Ellen, Awards, and Hollywood Selfies: Highlights of the 2014 Oscars

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The votes are in and the statues handed out, and as Oscar host Ellen DeGeneres predicted at the start of the program, “Different possibilities. Possibility number one: 12 Years a Slave wins best picture. Possibility number two: You’re all racists.” Way to give away the end, Ellen! The film 12 Years a Slave took home best picture, and actress Lupita Nyong’o took home Best Supporting Actress, saying that, “It doesn’t escape me for one moment that so much joy in my life is thanks to so much pain in someone else,” in reference to the sometimes brutal portrayal of slavery seen in the film, and endured by her character, Patsey.

Steve McQueen became the first black director to win best director for his film, dedicating the award to Solomon Northup and to “all the people who have endured slavery.” He didn’t let it bring the victory down too much though, and literally jumped for joy on stage with his thrilled members of the cast and crew. Some films on the other hand, did considerably worse in the competition — for example, American Hustle, which failed to bring home a single award despite its ten nominations.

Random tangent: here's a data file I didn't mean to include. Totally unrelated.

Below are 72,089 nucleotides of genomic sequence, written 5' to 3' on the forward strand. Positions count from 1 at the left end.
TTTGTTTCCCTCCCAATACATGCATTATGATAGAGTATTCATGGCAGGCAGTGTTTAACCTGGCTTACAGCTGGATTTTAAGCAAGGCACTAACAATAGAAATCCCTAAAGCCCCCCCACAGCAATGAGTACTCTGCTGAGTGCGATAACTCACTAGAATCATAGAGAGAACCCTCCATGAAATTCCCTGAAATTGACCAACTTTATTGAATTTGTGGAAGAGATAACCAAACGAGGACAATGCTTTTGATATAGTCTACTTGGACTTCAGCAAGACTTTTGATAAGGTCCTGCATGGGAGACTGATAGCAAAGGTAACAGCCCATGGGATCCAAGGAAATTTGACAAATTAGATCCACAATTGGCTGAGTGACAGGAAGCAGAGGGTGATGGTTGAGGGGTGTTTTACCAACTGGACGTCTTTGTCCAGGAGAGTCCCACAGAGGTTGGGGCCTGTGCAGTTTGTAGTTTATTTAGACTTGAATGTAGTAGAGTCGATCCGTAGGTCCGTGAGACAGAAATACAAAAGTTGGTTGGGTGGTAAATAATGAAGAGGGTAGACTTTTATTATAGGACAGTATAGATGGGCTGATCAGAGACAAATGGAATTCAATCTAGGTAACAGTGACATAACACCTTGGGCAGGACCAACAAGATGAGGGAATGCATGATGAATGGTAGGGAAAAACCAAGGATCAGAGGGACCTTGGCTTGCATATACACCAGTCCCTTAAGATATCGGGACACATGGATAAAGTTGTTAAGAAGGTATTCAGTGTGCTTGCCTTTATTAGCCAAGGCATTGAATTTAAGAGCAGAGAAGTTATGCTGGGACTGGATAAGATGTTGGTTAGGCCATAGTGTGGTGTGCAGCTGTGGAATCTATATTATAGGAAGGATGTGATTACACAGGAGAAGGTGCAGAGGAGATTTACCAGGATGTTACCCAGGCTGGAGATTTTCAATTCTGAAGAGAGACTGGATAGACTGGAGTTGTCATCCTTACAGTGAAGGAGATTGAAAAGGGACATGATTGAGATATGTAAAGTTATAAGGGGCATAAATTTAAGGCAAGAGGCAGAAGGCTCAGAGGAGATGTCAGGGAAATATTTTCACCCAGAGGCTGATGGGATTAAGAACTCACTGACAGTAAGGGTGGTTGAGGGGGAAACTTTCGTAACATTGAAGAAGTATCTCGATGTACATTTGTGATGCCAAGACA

Dallas Buyers Club took two awards, one for Best Supporting Actor — taken by Jared Leto — and one for Best Actor, by Matthew McConaughey. McConaughey, humbly bragging as only he can, said of his lead actor award for Dallas Buyers Club, “Every day, every week, every month and every year of my life my hero is always 10 years away. I’m never going to be my hero … that’s just fine with me because that keeps me with somebody to keep on chasing.” One can only hope he’ll retain such a self-deprecating view, or he may not be able to muster up the ambition for another win. He finished off with a “Amen,” and an “alright, alright, alright,” and a “Just keep livin’.”

As per usual, the Oscars brought with it a number of quirks, including Ellen ordering pizza, Jennifer Lawarence falling — again — this time on the way into the awards ceremony, and Ellen, of course, bringing it up. Then of course, there were a number of now tweeted selfies taken with her and the stars in the audience, which seem to have done fairly well when it comes to the aimed for “re-tweets,” hitting 2,609,916 re-tweets as of now. She also got in a few good ribs, one on June Squibb who “[was] nominated for Nebraska. At 84, she is the oldest nominee,” said Ellen. “She was wonderful in Nebraska. I’m telling everyone you were wonderful in Nebraska!”

For those sick of all the Oscar-Hollywood hubbub, she had a joke for you, too. “I’m not saying movies are the most important thing in the world,” said Ellen, “because we all know the most important thing in the world is youth. But really, we know that the most important thing in life is love and friendship and family. And if people don’t have those things, they usually get into show business. We are all one big, frightened family.”

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